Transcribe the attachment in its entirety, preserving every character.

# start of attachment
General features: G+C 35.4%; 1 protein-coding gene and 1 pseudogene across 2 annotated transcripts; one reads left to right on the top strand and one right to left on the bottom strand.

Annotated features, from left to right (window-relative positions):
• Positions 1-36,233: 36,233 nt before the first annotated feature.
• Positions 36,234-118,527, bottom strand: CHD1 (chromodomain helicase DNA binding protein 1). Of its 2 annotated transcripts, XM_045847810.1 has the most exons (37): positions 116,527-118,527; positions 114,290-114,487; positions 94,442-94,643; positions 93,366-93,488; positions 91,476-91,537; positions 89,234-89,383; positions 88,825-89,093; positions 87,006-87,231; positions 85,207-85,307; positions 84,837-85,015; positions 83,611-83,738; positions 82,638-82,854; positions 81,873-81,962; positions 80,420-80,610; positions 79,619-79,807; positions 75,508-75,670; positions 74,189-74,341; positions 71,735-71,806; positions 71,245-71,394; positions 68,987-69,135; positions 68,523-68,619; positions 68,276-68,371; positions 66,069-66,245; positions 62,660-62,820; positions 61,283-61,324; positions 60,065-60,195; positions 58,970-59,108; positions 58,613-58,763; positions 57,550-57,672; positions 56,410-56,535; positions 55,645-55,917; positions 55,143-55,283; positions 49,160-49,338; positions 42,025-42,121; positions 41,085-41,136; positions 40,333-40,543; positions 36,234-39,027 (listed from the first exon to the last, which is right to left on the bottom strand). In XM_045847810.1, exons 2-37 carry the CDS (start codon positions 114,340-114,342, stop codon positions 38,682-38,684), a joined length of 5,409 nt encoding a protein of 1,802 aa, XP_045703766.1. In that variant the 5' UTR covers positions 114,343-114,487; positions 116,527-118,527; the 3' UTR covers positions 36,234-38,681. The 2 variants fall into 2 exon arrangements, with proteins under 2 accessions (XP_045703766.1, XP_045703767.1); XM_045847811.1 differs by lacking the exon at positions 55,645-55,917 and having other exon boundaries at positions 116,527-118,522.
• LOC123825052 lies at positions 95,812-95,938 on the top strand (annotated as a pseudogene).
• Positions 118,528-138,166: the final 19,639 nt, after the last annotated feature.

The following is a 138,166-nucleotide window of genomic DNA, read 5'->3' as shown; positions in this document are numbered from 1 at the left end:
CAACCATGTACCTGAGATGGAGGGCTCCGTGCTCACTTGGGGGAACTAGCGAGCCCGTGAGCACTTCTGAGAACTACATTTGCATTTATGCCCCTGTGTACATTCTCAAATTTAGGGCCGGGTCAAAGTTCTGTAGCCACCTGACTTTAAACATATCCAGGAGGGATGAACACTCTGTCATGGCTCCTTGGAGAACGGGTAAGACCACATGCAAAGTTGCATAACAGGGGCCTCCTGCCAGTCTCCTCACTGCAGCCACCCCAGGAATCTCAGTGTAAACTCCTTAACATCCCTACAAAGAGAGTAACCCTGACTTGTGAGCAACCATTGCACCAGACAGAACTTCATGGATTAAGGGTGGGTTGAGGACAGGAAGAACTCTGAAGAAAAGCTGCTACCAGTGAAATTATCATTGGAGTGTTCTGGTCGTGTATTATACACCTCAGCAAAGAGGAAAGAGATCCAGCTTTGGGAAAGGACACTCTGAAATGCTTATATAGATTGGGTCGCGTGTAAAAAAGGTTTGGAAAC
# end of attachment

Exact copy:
General features: G+C 35.4%; 1 protein-coding gene and 1 pseudogene across 2 annotated transcripts; one reads left to right on the top strand and one right to left on the bottom strand.

Annotated features, from left to right (window-relative positions):
• Positions 1-36,233: 36,233 nt before the first annotated feature.
• Positions 36,234-118,527, bottom strand: CHD1 (chromodomain helicase DNA binding protein 1). Of its 2 annotated transcripts, XM_045847810.1 has the most exons (37): positions 116,527-118,527; positions 114,290-114,487; positions 94,442-94,643; positions 93,366-93,488; positions 91,476-91,537; positions 89,234-89,383; positions 88,825-89,093; positions 87,006-87,231; positions 85,207-85,307; positions 84,837-85,015; positions 83,611-83,738; positions 82,638-82,854; positions 81,873-81,962; positions 80,420-80,610; positions 79,619-79,807; positions 75,508-75,670; positions 74,189-74,341; positions 71,735-71,806; positions 71,245-71,394; positions 68,987-69,135; positions 68,523-68,619; positions 68,276-68,371; positions 66,069-66,245; positions 62,660-62,820; positions 61,283-61,324; positions 60,065-60,195; positions 58,970-59,108; positions 58,613-58,763; positions 57,550-57,672; positions 56,410-56,535; positions 55,645-55,917; positions 55,143-55,283; positions 49,160-49,338; positions 42,025-42,121; positions 41,085-41,136; positions 40,333-40,543; positions 36,234-39,027 (listed from the first exon to the last, which is right to left on the bottom strand). In XM_045847810.1, exons 2-37 carry the CDS (start codon positions 114,340-114,342, stop codon positions 38,682-38,684), a joined length of 5,409 nt encoding a protein of 1,802 aa, XP_045703766.1. In that variant the 5' UTR covers positions 114,343-114,487; positions 116,527-118,527; the 3' UTR covers positions 36,234-38,681. The 2 variants fall into 2 exon arrangements, with proteins under 2 accessions (XP_045703766.1, XP_045703767.1); XM_045847811.1 differs by lacking the exon at positions 55,645-55,917 and having other exon boundaries at positions 116,527-118,522.
• LOC123825052 lies at positions 95,812-95,938 on the top strand (annotated as a pseudogene).
• Positions 118,528-138,166: the final 19,639 nt, after the last annotated feature.

The following is a 138,166-nucleotide window of genomic DNA, read 5'->3' as shown; positions in this document are numbered from 1 at the left end:
CAACCATGTACCTGAGATGGAGGGCTCCGTGCTCACTTGGGGGAACTAGCGAGCCCGTGAGCACTTCTGAGAACTACATTTGCATTTATGCCCCTGTGTACATTCTCAAATTTAGGGCCGGGTCAAAGTTCTGTAGCCACCTGACTTTAAACATATCCAGGAGGGATGAACACTCTGTCATGGCTCCTTGGAGAACGGGTAAGACCACATGCAAAGTTGCATAACAGGGGCCTCCTGCCAGTCTCCTCACTGCAGCCACCCCAGGAATCTCAGTGTAAACTCCTTAACATCCCTACAAAGAGAGTAACCCTGACTTGTGAGCAACCATTGCACCAGACAGAACTTCATGGATTAAGGGTGGGTTGAGGACAGGAAGAACTCTGAAGAAAAGCTGCTACCAGTGAAATTATCATTGGAGTGTTCTGGTCGTGTATTATACACCTCAGCAAAGAGGAAAGAGATCCAGCTTTGGGAAAGGACACTCTGAAATGCTTATATAGATTGGGTCGCGTGTAAAAAAGGTTTGGAAAC